Banning Rushdie in Kolkata


He might have written a very indulgent autobiography about his travails and joys as the world’s most conspicuous writer in persecution, but a few authorities are certainly not willing to let him forget his mischief making potential.

There is more than just a little part of Salman Rushdie that loves mischief.  Better that than the discrete, quiet life.  Rushdie preoccupies himself somewhere in the area between ego and doom.  In India, and most notably in the state of West Bengal, Rushdie became the subject of what was termed a pre-emptive ban.  Sandip Roy, writing in the First Post (Jan 30), found it “a pre-emptive strike most foul”.

Rushdie wasn’t even scheduled to speak at Kolkata’s Literary Meet, Asia’s largest book fair.  A “senior minister” had gotten on the blower to the organisers of the KLM, asking if Rushdie would be so much as appearing for the promotion of Deepa Mehta’s film Midnight’s Children, based on his Booker-Prize winning novel.  A written assurance was sought that he would not even be allowed at the event.  There were no protests in advance of the gathering, and not a sense that any trouble would arise – as if that might have even mattered.

It was, in fact, a bad day overall for the culture pundits and consumers in India.  J Jayalithaa’s Tamil Nadu government also banned the screening of Kamal Haasan’s movie Vishwaroopam, supposedly on the basis of complaints by various Islamic groups.

Such actions have certainly irritated a host of Indian literati and film makers.  If you were Bengali, it was even worse.  “The Rushdie ban is an insult to our cultured claims,” tweeted an indignant filmmaker Rituparno Ghosh.

As ever, writers are considered the firebrands and unspoken legislators of conscience. They write rules as they come, and dispose of others.  One’s holy task as a writer, claimed the Irish author Brendan Behan, is to let your country down.  If idols do arise, trash them with enthusiastic glee.  West Bengal has shown form in terms of its hostility to writers suggesting that it’s the writers who deserve both trashing and thrashing – Taslima Nasreen, according to Roy, was given her marching orders by the Left Front government. In 2007, Nasreen’s Dwikhandita was banned.  Progressives were silent. Her own response to act against Rushdie was furious.  “I condemn West Bengal’s ban on Rushdie in 2013.  I also condemn West Bengal’s ban on me since 2007.”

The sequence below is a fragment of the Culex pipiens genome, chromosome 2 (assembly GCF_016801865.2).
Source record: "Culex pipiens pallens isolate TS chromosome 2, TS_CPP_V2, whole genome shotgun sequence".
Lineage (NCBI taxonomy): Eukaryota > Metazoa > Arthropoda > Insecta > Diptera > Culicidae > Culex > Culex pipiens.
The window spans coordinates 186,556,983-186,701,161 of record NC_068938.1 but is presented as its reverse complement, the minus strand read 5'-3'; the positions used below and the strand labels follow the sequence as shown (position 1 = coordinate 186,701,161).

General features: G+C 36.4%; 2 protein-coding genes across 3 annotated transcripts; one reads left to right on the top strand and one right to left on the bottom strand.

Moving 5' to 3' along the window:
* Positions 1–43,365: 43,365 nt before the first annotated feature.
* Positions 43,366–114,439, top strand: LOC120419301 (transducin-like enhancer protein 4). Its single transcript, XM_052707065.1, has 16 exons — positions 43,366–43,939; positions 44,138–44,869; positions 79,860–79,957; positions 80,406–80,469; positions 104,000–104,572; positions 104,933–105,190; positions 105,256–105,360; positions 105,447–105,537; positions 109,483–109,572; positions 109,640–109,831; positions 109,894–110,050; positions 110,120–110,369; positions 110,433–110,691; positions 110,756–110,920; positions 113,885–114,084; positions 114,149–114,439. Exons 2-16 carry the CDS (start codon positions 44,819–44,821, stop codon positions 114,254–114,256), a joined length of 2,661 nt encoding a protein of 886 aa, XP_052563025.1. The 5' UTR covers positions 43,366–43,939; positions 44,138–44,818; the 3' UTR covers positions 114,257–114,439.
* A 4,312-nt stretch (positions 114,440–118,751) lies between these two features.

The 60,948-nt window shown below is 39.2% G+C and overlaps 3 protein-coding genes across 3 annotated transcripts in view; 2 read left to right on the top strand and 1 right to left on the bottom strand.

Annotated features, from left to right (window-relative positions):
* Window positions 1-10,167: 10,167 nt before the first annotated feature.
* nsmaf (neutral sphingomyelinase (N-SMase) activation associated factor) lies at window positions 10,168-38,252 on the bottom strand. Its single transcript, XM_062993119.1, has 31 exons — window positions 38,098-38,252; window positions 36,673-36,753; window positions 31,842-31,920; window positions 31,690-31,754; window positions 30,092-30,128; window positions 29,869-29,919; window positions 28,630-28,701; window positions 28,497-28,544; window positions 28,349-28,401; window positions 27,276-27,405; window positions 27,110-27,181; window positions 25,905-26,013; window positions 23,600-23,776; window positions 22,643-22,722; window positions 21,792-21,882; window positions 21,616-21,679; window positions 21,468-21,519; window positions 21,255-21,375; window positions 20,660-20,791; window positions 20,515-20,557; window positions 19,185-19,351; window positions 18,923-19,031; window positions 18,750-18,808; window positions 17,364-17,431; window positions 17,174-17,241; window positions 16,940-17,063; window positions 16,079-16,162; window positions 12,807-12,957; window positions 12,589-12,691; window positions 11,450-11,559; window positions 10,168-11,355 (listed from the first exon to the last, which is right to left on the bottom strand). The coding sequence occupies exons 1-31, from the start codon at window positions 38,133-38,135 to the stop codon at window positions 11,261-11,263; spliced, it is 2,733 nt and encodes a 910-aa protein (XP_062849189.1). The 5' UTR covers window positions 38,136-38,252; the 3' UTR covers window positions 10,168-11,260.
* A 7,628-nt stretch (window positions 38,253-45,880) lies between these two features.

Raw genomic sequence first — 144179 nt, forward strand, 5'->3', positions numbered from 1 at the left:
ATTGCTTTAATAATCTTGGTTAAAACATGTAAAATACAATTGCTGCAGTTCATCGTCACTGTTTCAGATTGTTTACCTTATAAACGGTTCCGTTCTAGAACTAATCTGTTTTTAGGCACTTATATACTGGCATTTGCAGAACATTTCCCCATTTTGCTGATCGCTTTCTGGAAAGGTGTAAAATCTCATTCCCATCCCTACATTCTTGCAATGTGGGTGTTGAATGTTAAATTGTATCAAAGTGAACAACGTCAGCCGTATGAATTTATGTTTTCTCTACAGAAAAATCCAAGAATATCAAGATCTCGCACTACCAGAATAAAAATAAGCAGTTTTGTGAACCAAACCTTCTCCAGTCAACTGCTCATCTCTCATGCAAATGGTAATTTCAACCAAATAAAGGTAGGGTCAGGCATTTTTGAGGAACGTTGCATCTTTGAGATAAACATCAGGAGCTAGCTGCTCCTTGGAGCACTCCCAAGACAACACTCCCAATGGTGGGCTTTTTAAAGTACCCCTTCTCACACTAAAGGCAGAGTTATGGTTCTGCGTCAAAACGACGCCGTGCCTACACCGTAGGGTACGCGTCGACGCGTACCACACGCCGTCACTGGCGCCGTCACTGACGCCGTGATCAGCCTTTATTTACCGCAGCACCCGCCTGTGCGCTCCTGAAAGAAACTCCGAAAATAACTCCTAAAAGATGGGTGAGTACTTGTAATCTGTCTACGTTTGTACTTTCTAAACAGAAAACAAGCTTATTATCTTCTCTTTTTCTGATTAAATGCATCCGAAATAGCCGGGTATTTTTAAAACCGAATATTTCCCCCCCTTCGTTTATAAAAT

The suspicions of Mamata Banerjee’s West Bengal government, placed under a broader microscope, show that more is at stake.  It must be remembered that Rushdie’s circle of defenders has never been a broad one.  Even those who admire his writings tend to fall silent when another round of condemnation is directed his way.  He carries the suffocating baggage of history.  For heaven’s sake, write, they seem to say, as that is all we are concerned with, even if you are incinerated in the process by the culture bullies.

Other authors thought him foolish. The Rushdie affair revealed that the person with a pen is not necessarily your ally.  Often, they are the first ones to rush in betrayal and shoot off poisoned pen letters.

What Rushdie has become is a trope of anticipated violence both tribal and authoritarian.  While he has been, and no doubt in some circles remains, a genuine target of fundamentalist groups, the mystique of terror and sheer irritating nuisance goes beyond that.  He has become a pop symbol of what authorship can do, in terms of blood dripping envy and social instability.

What is stunning is that his writing, for the most part, does not deserve it, betraying a remarkably stunted maturity on the part of many of his critics, of both the lethal and more benign sort.  “The police had prior information that there might be law and order problems,” explained Idris Ali of the Trinamool Congress.  But India is permanently beset by challenges to law and order that do not necessarily require such actions.  Rushdie doesn’t even have to speak, or move to cause the murmurings of concern.  The assumption that he might be setting foot in an auditorium, or in a place of literary merit, is enough to require his erasure.

According to writer Amitav Ghosh, himself a guest at the KLM, the repressors have changed.  “We were worried about the State repressing us.  Today, the main threat to freedom of speech comes from non-State actors” (The Hindu, Jan 31). What Ghosh ignores is that complicity is required: an abject capitulation to non-state interests in the name of state security and culture bullying is a trend West Bengal might wish to redress.

Binoy Kampmark was a Commonwealth Scholar at Selwyn College, Cambridge.  He lectures at RMIT University, Melbourne.  Email: bkampmark@gmail.com


Binoy Kampmark was a Commonwealth Scholar at Selwyn College, Cambridge. He lectures at RMIT University, Melbourne. Email: bkampmark@gmail.com

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